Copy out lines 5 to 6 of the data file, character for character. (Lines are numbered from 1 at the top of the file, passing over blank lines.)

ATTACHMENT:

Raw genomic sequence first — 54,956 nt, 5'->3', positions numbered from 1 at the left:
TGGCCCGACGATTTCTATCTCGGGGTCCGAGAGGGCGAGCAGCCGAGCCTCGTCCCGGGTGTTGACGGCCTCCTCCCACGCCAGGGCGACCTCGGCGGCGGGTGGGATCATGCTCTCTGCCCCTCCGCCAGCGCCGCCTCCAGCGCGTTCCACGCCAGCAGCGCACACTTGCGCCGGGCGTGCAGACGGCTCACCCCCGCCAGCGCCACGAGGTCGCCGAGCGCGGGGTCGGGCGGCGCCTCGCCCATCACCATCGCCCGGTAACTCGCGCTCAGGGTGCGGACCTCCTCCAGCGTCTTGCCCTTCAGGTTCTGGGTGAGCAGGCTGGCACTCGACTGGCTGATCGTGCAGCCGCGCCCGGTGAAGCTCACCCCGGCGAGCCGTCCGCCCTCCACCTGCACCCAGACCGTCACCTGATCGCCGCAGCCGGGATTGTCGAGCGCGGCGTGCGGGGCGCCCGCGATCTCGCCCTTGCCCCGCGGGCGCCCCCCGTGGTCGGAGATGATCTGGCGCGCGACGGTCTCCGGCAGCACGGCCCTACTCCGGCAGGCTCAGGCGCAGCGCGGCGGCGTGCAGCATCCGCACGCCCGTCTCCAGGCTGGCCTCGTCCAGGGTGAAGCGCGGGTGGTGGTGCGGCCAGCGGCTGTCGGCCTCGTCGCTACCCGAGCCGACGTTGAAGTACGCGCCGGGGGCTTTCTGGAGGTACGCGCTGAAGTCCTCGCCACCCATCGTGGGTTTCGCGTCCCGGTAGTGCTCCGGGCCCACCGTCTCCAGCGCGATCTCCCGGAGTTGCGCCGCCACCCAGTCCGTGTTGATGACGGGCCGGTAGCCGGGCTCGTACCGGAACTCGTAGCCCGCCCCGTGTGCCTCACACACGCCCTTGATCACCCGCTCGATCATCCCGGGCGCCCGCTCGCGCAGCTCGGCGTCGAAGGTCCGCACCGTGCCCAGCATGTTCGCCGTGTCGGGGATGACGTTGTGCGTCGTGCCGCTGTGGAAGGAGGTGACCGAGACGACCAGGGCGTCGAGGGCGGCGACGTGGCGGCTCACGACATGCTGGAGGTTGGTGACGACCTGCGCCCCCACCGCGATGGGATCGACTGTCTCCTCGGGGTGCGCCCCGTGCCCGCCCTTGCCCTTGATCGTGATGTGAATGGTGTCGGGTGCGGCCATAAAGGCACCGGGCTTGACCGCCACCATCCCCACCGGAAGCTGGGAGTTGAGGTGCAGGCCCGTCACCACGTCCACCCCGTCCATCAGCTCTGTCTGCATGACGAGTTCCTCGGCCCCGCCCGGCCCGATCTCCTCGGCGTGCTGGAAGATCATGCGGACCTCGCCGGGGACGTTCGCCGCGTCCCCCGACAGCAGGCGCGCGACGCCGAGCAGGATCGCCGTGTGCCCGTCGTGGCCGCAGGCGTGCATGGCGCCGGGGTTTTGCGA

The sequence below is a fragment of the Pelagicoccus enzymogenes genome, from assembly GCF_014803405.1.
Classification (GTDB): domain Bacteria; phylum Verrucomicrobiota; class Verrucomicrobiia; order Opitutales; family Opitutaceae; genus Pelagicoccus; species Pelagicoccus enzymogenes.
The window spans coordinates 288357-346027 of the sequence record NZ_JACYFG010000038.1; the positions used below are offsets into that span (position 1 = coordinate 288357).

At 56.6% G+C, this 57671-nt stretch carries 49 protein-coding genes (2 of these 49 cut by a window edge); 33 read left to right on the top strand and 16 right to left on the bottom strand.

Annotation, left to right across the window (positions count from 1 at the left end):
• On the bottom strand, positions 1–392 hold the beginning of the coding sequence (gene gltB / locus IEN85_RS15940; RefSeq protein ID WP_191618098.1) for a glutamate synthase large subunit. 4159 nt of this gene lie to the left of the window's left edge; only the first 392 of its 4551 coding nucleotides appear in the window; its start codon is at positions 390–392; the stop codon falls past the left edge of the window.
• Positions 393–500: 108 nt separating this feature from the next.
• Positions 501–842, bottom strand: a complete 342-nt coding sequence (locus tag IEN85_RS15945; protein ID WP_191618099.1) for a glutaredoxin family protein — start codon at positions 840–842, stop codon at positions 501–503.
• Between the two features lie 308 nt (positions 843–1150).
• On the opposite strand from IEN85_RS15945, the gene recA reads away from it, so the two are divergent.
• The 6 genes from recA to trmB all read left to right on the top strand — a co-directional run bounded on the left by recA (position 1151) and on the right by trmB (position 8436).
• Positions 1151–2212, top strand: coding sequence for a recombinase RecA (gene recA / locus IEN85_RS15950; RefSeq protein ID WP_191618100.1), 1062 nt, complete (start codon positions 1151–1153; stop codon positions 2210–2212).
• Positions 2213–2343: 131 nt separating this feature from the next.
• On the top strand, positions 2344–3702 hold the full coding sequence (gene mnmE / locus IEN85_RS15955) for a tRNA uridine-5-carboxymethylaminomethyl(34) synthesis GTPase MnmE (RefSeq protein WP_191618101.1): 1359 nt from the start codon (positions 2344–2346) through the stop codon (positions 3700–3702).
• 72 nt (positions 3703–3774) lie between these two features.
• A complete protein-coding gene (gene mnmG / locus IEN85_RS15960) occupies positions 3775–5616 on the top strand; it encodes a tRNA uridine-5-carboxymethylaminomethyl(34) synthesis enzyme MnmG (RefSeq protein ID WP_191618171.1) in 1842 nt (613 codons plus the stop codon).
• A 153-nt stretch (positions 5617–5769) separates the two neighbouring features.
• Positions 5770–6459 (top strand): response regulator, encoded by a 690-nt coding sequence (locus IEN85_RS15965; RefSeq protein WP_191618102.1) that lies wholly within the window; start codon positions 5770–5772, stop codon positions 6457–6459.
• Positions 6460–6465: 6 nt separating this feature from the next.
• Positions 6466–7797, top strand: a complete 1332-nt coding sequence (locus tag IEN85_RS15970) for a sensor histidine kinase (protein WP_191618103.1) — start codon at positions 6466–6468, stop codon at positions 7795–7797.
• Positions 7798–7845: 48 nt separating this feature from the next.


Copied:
The window spans coordinates 288357-346027 of the sequence record NZ_JACYFG010000038.1; the positions used below are offsets into that span (position 1 = coordinate 288357).

At 56.6% G+C, this 57671-nt stretch carries 49 protein-coding genes (2 of these 49 cut by a window edge); 33 read left to right on the top strand and 16 right to left on the bottom strand.